Eddy Kamuanga Ilunga, Reconnaissance 2, 2016.
Acrylic and oil on canvas, 170 x 150 cm.
Eddy Kamuanga Ilunga, Identity Victim, 2016.
Acrylic and oil on canvas, 180 x 180 cm.
Eddy Kamuanga Ilunga, Oubliez le passe et vous perdez les deux yeux, 2016. Acrylic and oil on canvas, 200 x 220 cm.
30 June – 30 July 2016
Selected works available to view by appointment during August
October Gallery, London, is pleased to announce its forthcoming exhibition of new works by Eddy Kamuanga Ilunga. This will be the artist’s first exhibition at the gallery, and his first solo exhibition in the United Kingdom. A private view will be held on 29th June.
Eddy Kamuanga Ilunga is one of the most exciting young artists working in Africa today. Born in the Democratic Republic of Congo in 1991, he trained at the Kinshasa Academy of Arts and has founded the dynamic Congolese art collective ‘M’Pongo’, representative of the creative vibrancy to be found in modern Kinshasa.
In his present series ‘Mangbetu’, Kamuanga Ilunga has explored the predicament of the Mangbetu people, an ethnic group of warrior extraction in the DRC, whose culture is being threatened by a desire to modernise. The DRC is the world’s largest exporter of coltan, a raw material used in computer chips and mobile phones, and Kamuanga Ilunga pays equal reference to both this modern industry and the traditional culture of the Mangbetu, bringing their vibrant fabrics, symbolic objects and daily rituals into confrontation with the digital imagery of the present day. His paintings possess a monumental quality that is both heroic and elegiac, with a striking and sophisticated interplay of intensity and emptiness, two and three dimensions, and Congolese pattern painted as European drapery.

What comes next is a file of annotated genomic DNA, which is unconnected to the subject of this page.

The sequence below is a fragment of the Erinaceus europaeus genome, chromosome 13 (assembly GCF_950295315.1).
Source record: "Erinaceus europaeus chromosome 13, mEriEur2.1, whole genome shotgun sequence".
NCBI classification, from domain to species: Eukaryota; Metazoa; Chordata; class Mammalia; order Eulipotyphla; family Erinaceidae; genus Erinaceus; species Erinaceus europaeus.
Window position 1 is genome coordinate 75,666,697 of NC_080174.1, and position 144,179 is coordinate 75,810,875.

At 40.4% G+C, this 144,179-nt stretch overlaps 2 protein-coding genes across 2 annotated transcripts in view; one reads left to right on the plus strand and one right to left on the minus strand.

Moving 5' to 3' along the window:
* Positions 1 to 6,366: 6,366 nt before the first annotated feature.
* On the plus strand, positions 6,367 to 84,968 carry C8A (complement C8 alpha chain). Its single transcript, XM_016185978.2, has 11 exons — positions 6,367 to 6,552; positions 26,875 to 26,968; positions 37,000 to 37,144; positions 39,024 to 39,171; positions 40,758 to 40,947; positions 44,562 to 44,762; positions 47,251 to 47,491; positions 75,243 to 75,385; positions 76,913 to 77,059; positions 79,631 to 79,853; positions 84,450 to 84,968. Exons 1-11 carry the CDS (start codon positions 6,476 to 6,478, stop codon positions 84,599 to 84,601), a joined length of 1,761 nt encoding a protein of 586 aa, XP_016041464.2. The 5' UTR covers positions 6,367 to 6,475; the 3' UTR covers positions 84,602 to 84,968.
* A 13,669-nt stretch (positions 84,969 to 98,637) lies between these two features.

Kamuanga Ilunga’s work has been exhibited across Africa, notably at Dak’Art; Biennale OFF Senegal in 2014, and made its London debut at the Saatchi Gallery’s Panagaea II in 2015. The enormous excitement around the 24-year-old artist at London’s 1:54 Contemporary African Art Fair in 2015 and at New York’s Armory Show in 2016 was compounded by an article in the FT’s How to Spend It, which employed his work ‘Lost’ to represent The Best of New York Armory 2016.
To see available works and biographical details